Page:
Storytelling in a powerful skill in this digital age, so much so that I put it on a shortlist of critical skills for effective digital age communication. People who can craft and tell compelling and resonating stories, and who can connect with audiences around those stories, have a greater voice today. Tim Tomlinson wrote that, “The best books and stories can change our lives.” Years ago I thought about pursuing a MFA in creative non-fiction. In fact, I was accepted in a program and took the first class. At that point, I already had four degrees, a full-time job, an additional part-time job, a consulting business, and a family. Plus I was, at the point where taking classes was less desirable than learning in the wild and learning by doing. As much as I treasured the idea of learning from great writers and teachers, what I really wanted to do was write. Write to think. Write to learn. Write to connect. Write to imagine and invite others to imagine the possibilities. So, I didn’t sign up for a second class, but I did commit to writing each day.
I wrote about many things. I wrote short stories inspired by my Mississippi roots and the legends that flow out of that river. I wrote about what I was thinking, reading, learning, and seeing in the world around me. I wrote about education, culture, trends, and those persistent ideals that haunt or inspire so many of us. I wrote about my joys and fears. I wrote about affordances and limitations. I wrote about possibilities.
I liked the idea that others might want to read what I wrote, and that they would find something true, good or beautiful in it. Just as much, I valued the idea that people would find something useful or inspiring. So, I didn’t pursue an MFA. I just started writing.
Writing isn’t easy for me but it is rewarding. Sometimes I don’t feel like writing. I might even dread it. Yet, once I get going, I don’t think about those things. I’m immersed in words and ideas, and even if nobody reads something that I write, I’m glad that I spend a few minutes or hours of my life doing it.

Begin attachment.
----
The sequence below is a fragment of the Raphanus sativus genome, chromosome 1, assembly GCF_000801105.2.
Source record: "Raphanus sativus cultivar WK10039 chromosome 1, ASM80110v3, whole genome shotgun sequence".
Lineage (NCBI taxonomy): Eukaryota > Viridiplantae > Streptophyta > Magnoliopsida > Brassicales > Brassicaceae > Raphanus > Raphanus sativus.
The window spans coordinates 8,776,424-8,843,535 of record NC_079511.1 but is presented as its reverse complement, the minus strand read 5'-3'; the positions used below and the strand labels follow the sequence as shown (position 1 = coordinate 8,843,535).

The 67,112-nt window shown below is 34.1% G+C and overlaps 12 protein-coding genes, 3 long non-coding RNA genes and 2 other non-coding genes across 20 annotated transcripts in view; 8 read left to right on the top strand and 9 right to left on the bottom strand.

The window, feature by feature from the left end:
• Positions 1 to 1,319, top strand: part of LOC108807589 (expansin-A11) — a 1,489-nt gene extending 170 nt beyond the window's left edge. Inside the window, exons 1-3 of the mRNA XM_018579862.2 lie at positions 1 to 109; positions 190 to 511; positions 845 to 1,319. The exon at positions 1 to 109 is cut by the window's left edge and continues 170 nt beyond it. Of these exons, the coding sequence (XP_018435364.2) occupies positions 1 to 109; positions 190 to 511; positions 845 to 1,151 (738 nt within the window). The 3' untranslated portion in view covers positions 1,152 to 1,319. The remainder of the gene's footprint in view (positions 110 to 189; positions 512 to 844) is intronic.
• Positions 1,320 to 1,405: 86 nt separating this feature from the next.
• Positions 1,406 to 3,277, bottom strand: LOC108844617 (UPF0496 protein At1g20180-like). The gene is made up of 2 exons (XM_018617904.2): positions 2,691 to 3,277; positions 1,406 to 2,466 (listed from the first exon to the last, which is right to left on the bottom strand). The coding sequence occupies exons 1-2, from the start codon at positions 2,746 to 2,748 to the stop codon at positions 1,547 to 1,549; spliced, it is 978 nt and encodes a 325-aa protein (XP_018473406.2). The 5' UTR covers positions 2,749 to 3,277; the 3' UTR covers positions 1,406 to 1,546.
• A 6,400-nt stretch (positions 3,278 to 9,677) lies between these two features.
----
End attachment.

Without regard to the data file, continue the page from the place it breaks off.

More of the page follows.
At the same time, I don’t just write for myself. It is never a solitary activity for me even if I’m alone. I am also writing to connect. I’m a teacher at heart, and I aspire to writing things that help people, even to influence people. I’m candid about that. I want to challenge, inspire, and help people explore the possibilities. I want to be a champion for truth, beauty and goodness; especially as they inform the promise and possibility of life and learning in a connected and digital world.
So, when I first read that opening quote by Tim Tomlinson, something changed in me. “The best books and stories can change our lives.” I wanted to write things that did that sort of thing. As one of my professors in my doctoral program once noted. “If you are in education, you are in the business of changing people.” You might not like the idea of this and it doesn’t need to be manipulative, but it is the work of changing or influencing people. Even in some of the most self-directed learning contexts, teachers influence learners. Even if you limit your comments to asking questions and guiding people, you are invested in their change and transformation. That is probably why I first became a teacher and it is certainly why I continue to write.